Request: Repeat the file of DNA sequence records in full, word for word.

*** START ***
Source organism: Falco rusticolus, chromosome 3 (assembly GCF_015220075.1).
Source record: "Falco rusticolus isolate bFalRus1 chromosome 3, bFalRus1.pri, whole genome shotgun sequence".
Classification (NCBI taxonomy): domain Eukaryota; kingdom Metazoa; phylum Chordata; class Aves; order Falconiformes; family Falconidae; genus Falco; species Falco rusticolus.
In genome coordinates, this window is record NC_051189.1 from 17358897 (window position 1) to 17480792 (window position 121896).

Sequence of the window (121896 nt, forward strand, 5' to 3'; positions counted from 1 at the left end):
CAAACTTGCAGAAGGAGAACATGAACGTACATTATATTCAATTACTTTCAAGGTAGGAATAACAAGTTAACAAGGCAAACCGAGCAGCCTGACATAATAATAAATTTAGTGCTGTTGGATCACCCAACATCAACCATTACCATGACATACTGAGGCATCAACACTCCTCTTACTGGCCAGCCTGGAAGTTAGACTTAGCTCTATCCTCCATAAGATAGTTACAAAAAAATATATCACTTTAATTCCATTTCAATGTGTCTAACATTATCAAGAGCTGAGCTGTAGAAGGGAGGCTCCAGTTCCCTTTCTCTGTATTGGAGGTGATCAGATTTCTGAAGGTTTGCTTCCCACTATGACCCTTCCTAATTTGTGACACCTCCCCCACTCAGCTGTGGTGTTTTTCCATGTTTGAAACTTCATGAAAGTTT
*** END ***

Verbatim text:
Source organism: Falco rusticolus, chromosome 3 (assembly GCF_015220075.1).
Source record: "Falco rusticolus isolate bFalRus1 chromosome 3, bFalRus1.pri, whole genome shotgun sequence".
Classification (NCBI taxonomy): domain Eukaryota; kingdom Metazoa; phylum Chordata; class Aves; order Falconiformes; family Falconidae; genus Falco; species Falco rusticolus.
In genome coordinates, this window is record NC_051189.1 from 17358897 (window position 1) to 17480792 (window position 121896).

Sequence of the window (121896 nt, forward strand, 5' to 3'; positions counted from 1 at the left end):
CAAACTTGCAGAAGGAGAACATGAACGTACATTATATTCAATTACTTTCAAGGTAGGAATAACAAGTTAACAAGGCAAACCGAGCAGCCTGACATAATAATAAATTTAGTGCTGTTGGATCACCCAACATCAACCATTACCATGACATACTGAGGCATCAACACTCCTCTTACTGGCCAGCCTGGAAGTTAGACTTAGCTCTATCCTCCATAAGATAGTTACAAAAAAATATATCACTTTAATTCCATTTCAATGTGTCTAACATTATCAAGAGCTGAGCTGTAGAAGGGAGGCTCCAGTTCCCTTTCTCTGTATTGGAGGTGATCAGATTTCTGAAGGTTTGCTTCCCACTATGACCCTTCCTAATTTGTGACACCTCCCCCACTCAGCTGTGGTGTTTTTCCATGTTTGAAACTTCATGAAAGTTT